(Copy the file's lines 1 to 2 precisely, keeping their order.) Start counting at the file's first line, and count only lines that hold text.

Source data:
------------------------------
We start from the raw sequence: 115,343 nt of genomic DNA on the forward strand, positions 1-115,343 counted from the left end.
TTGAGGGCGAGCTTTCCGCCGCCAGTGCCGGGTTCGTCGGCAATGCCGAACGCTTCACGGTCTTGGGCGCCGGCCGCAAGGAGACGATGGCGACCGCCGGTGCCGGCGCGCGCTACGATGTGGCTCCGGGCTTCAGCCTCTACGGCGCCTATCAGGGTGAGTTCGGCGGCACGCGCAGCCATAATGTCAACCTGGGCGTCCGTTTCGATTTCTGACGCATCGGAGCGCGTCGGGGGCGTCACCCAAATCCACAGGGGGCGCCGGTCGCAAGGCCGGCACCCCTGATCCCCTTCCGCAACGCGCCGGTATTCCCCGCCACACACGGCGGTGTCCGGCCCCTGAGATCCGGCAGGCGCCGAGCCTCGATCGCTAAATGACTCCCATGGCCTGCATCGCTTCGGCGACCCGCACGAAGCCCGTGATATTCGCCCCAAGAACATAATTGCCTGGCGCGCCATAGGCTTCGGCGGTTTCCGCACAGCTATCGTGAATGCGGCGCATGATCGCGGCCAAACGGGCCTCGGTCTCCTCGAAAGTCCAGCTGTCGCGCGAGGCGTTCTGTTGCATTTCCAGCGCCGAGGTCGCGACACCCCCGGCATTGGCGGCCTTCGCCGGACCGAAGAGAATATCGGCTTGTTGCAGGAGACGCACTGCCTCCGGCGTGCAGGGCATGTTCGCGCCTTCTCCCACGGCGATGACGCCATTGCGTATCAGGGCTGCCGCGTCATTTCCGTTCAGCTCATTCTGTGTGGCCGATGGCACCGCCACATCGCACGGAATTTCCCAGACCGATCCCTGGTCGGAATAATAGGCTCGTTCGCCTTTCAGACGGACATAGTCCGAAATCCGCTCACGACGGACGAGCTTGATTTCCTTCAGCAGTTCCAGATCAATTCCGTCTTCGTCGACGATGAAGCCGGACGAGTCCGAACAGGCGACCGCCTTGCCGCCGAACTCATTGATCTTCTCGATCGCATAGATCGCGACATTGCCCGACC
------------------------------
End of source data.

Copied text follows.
We start from the raw sequence: 115,343 nt of genomic DNA on the forward strand, positions 1-115,343 counted from the left end.
TTGAGGGCGAGCTTTCCGCCGCCAGTGCCGGGTTCGTCGGCAATGCCGAACGCTTCACGGTCTTGGGCGCCGGCCGCAAGGAGACGATGGCGACCGCCGGTGCCGGCGCGCGCTACGATGTGGCTCCGGGCTTCAGCCTCTACGGCGCCTATCAGGGTGAGTTCGGCGGCACGCGCAGCCATAATGTCAACCTGGGCGTCCGTTTCGATTTCTGACGCATCGGAGCGCGTCGGGGGCGTCACCCAAATCCACAGGGGGCGCCGGTCGCAAGGCCGGCACCCCTGATCCCCTTCCGCAACGCGCCGGTATTCCCCGCCACACACGGCGGTGTCCGGCCCCTGAGATCCGGCAGGCGCCGAGCCTCGATCGCTAAATGACTCCCATGGCCTGCATCGCTTCGGCGACCCGCACGAAGCCCGTGATATTCGCCCCAAGAACATAATTGCCTGGCGCGCCATAGGCTTCGGCGGTTTCCGCACAGCTATCGTGAATGCGGCGCATGATCGCGGCCAAACGGGCCTCGGTCTCCTCGAAAGTCCAGCTGTCGCGCGAGGCGTTCTGTTGCATTTCCAGCGCCGAGGTCGCGACACCCCCGGCATTGGCGGCCTTCGCCGGACCGAAGAGAATATCGGCTTGTTGCAGGAGACGCACTGCCTCCGGCGTGCAGGGCATGTTCGCGCCTTCTCCCACGGCGATGACGCCATTGCGTATCAGGGCTGCCGCGTCATTTCCGTTCAGCTCATTCTGTGTGGCCGATGGCACCGCCACATCGCACGGAATTTCCCAGACCGATCCCTGGTCGGAATAATAGGCTCGTTCGCCTTTCAGACGGACATAGTCCGAAATCCGCTCACGACGGACGAGCTTGATTTCCTTCAGCAGTTCCAGATCAATTCCGTCTTCGTCGACGATGAAGCCGGACGAGTCCGAACAGGCGACCGCCTTGCCGCCGAACTCATTGATCTTCTCGATCGCATAGATCGCGACATTGCCCGACC